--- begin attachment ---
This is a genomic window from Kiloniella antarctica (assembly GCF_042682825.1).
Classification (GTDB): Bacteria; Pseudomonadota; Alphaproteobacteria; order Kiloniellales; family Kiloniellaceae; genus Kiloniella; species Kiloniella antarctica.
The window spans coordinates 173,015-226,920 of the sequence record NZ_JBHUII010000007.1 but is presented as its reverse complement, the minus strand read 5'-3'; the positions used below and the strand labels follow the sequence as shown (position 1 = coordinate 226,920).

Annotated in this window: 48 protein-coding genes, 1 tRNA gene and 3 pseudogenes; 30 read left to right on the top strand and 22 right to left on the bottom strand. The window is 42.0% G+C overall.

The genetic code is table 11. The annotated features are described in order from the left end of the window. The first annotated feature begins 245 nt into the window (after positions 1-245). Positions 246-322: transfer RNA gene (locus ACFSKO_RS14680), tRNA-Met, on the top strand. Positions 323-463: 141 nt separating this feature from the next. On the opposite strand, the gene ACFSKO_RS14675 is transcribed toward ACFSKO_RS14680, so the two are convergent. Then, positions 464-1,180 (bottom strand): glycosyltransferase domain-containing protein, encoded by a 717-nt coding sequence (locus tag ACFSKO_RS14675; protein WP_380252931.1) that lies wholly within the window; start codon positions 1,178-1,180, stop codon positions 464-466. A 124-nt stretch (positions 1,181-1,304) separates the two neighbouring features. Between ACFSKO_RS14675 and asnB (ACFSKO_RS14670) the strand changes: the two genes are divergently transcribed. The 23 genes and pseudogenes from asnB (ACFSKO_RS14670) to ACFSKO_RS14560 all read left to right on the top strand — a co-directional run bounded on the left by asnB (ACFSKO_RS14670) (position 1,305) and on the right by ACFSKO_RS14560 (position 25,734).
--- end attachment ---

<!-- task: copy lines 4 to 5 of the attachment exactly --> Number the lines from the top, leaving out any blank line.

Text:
Annotated in this window: 48 protein-coding genes, 1 tRNA gene and 3 pseudogenes; 30 read left to right on the top strand and 22 right to left on the bottom strand. The window is 42.0% G+C overall.

The genetic code is table 11. The annotated features are described in order from the left end of the window. The first annotated feature begins 245 nt into the window (after positions 1-245). Positions 246-322: transfer RNA gene (locus ACFSKO_RS14680), tRNA-Met, on the top strand. Positions 323-463: 141 nt separating this feature from the next. On the opposite strand, the gene ACFSKO_RS14675 is transcribed toward ACFSKO_RS14680, so the two are convergent. Then, positions 464-1,180 (bottom strand): glycosyltransferase domain-containing protein, encoded by a 717-nt coding sequence (locus tag ACFSKO_RS14675; protein WP_380252931.1) that lies wholly within the window; start codon positions 1,178-1,180, stop codon positions 464-466. A 124-nt stretch (positions 1,181-1,304) separates the two neighbouring features. Between ACFSKO_RS14675 and asnB (ACFSKO_RS14670) the strand changes: the two genes are divergently transcribed. The 23 genes and pseudogenes from asnB (ACFSKO_RS14670) to ACFSKO_RS14560 all read left to right on the top strand — a co-directional run bounded on the left by asnB (ACFSKO_RS14670) (position 1,305) and on the right by ACFSKO_RS14560 (position 25,734).